Teague Barn is getting new life at Colorado farm

The Teague Barn is stating to take shape in Colorado. Photo provided

By Josh Sigler

The storied Teague Barn’s future was very much in doubt in the early stages of 2018.

But, thanks to a couple in Colorado, the barn has a new life.

Aly and Orlin Camerlo, who own and operate Howard Creek Farm in Howard, Colo., purchased the barn and had it reconstructed at their farm.

The Camerlos purchased an 11-acre farm, and with Aly’s 12 years of wedding planning experience, thought it would be great if they could build a venue that could host weddings on their property.

When the Camerlos started the process, they quickly found that hardwood was a scarcity in the West.

“If we were to build a barn of this size, we would’ve had to use Douglas Fir, and it’d be quite a milling process,” Orlin said. “It wouldn’t be 30 feet at the peak. So that eliminated that (option) pretty early.”

The Camerlos wanted to stick with a barn that had hand-hewn beams and hardwoods from the Midwest.

They did some research, and found some opportunities online.

“There’s a tremendous amount of barns you can take down yourself,” Orlin said. “But, that’s a massive undertaking.”

The Camerlos found D&K Construction out of Flora, and started working with them after they found the Teague Barn for sale.
Orlin flew to Indiana to see the Teague Barn and see it firsthand.

“It was one of those structures where we knew it had a lot of potential,” Orlin said. “The design is so unique on the inside with only five beams, that it really allows for us to do events in there. It was pretty wide open, which was really important for us.”

For the Camerlos, they fell in love with the look of the barn almost immediately.

“We loved the hand hewn beams,” Aly said. “Just everything about it was just perfect.”

They started the reconstruction process in January with the pouring of the new foundation.

The barn is up now, with the finishing of the roof coming last week.

“(Orlin) and his cousin are doing the siding currently,” Aly said. “I’d say, start to finish, the process for construction will take about nine months.”

The barn is back in its original form, with as much original wood used as possible.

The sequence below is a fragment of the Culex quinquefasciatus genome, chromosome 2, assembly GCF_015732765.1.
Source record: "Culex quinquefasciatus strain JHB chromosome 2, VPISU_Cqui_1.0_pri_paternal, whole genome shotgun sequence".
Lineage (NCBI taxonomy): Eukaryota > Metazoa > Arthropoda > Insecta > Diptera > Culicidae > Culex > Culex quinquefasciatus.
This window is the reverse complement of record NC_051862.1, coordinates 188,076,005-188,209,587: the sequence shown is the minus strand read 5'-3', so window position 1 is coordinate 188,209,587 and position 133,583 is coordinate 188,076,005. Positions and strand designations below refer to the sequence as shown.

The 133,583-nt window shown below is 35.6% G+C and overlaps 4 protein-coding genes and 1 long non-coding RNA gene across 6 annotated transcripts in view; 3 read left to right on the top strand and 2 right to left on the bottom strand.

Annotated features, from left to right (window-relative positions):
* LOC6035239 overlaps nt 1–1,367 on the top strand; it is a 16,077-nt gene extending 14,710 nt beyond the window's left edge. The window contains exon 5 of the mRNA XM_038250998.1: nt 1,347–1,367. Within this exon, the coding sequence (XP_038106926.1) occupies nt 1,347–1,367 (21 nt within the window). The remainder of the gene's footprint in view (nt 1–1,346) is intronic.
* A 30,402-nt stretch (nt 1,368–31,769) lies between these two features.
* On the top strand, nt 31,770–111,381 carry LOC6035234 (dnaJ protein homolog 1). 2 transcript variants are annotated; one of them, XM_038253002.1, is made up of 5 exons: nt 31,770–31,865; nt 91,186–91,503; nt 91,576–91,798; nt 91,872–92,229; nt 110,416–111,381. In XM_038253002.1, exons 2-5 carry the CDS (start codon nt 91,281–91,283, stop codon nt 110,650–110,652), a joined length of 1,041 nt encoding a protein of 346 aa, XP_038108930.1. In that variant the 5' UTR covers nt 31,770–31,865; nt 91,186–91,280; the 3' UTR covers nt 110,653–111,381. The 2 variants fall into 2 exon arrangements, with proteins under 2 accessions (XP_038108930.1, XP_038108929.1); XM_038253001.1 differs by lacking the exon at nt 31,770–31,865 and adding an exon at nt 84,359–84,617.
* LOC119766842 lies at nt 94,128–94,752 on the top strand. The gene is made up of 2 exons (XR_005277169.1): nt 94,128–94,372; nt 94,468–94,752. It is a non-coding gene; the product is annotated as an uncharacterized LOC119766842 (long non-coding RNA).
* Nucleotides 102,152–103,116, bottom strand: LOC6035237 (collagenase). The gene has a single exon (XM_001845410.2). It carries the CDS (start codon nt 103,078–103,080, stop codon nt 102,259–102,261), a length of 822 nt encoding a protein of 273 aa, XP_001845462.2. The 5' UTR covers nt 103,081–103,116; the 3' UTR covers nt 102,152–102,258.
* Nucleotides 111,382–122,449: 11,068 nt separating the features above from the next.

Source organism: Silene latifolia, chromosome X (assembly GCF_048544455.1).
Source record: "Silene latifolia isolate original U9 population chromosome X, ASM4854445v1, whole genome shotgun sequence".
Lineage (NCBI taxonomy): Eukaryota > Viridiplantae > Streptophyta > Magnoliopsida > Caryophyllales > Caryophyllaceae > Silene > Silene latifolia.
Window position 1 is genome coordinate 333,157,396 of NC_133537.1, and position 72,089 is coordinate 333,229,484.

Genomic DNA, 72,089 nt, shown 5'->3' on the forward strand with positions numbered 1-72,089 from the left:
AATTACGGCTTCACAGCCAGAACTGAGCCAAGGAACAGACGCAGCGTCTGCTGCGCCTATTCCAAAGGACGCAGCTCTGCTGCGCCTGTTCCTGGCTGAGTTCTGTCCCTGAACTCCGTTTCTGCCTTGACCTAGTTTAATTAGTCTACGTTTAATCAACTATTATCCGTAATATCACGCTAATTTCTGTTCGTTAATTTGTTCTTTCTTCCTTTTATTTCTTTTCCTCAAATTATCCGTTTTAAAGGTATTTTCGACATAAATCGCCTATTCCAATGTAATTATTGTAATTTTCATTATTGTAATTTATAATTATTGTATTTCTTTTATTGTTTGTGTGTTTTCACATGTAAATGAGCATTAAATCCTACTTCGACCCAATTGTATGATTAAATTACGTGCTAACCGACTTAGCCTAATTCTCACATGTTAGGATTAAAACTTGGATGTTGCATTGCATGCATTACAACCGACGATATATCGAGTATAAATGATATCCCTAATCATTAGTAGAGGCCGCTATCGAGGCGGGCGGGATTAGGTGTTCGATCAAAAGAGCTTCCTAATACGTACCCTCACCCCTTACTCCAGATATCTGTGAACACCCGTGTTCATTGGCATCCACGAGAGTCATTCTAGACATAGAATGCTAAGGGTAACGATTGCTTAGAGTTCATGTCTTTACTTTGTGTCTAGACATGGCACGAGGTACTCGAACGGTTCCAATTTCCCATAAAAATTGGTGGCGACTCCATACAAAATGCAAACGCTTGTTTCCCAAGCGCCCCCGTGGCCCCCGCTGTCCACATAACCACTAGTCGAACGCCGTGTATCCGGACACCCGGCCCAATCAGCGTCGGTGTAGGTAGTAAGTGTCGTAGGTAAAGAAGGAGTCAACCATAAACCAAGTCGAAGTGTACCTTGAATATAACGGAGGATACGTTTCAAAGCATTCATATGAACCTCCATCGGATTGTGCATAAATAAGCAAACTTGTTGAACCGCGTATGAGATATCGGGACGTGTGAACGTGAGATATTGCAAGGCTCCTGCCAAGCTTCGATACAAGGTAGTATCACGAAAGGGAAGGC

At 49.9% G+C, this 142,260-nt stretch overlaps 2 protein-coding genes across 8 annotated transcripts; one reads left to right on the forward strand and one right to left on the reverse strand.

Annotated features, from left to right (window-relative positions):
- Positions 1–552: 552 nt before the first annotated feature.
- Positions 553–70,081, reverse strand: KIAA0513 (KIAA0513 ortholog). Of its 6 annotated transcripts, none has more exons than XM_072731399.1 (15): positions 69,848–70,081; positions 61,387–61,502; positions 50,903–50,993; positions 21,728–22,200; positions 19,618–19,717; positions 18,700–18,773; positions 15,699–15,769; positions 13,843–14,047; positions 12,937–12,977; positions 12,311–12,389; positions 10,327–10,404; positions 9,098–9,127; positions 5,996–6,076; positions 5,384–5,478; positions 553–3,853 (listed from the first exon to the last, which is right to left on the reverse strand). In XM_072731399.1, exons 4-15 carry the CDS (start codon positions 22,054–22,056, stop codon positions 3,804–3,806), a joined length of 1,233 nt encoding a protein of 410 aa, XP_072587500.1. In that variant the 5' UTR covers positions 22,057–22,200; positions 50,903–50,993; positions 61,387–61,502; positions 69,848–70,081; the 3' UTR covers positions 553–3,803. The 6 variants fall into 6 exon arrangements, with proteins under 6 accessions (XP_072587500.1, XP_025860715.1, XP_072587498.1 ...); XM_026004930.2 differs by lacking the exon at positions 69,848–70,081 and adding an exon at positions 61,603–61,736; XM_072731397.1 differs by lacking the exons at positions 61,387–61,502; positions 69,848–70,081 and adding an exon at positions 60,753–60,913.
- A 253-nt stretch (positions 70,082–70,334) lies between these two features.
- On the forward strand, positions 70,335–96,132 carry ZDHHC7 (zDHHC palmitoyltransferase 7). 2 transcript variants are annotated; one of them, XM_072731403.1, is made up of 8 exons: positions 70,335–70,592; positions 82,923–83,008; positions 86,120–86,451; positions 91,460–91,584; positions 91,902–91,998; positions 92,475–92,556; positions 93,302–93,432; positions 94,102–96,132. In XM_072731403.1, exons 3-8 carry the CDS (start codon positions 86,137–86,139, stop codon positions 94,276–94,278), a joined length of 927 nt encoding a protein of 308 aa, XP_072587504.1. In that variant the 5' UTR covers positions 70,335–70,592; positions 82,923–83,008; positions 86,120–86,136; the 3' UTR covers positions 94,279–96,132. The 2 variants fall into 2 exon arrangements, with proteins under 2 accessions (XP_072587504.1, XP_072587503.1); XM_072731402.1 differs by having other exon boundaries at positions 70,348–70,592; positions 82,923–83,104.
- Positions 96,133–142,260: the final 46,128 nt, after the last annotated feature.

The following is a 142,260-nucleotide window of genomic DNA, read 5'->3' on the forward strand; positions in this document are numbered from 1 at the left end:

“For us, I think what’s really special is that we’re able to keep the barn alive,” Aly said. “And, we’re going to host weddings in it. So, we think it’s a pretty special thing to have it be part of one of the most special days in people’s lives, and hopefully it’ll keep bringing happiness to couples.”

The Camerlos are booking weddings for this fall and in 2020.

You can check out their operation at https://howardcreekfarm.com.

The barn was built in 1861 in Wabash County by Nathan Hubbard, a master builder from a nearby Quaker family. Hubbard built the barn for the family of Prudence and Samuel Teague, prominent members of the Friends Church, who fled the south due to their opposition of slavery. They purchased the land on the modern-day Mill Creek Pike in 1850.

The barn was originally used for cattle, and the floor was made up of limestone cut from the side of a hill from the nearby Wabash River.

Hubbard’s work was put on hold temporarily when he went and fought in the Civil War, but he returned to finish once the war concluded.

In 1888, the property was sold to Jewish immigrants from Germany – Harmon Wolf, Abe Strauss and Nathan Myer.

The barn was used as stables for Belgian Draft horses and was named Wabash Importing Company, which later morphed into the Belgian Draft Horse Corporation of America, which is still headquartered in Wabash.

The farm the barn sat on was later owned by the Pearson, Hunt, Long and Miller families.

In 2002, the barn was placed on both the state and national Registers of Historic Places.

It had begun to age and deteriorate by 2003, when local efforts to fund raise to save and restore the barn were unsuccessful.

Posted on 2019 Jul 09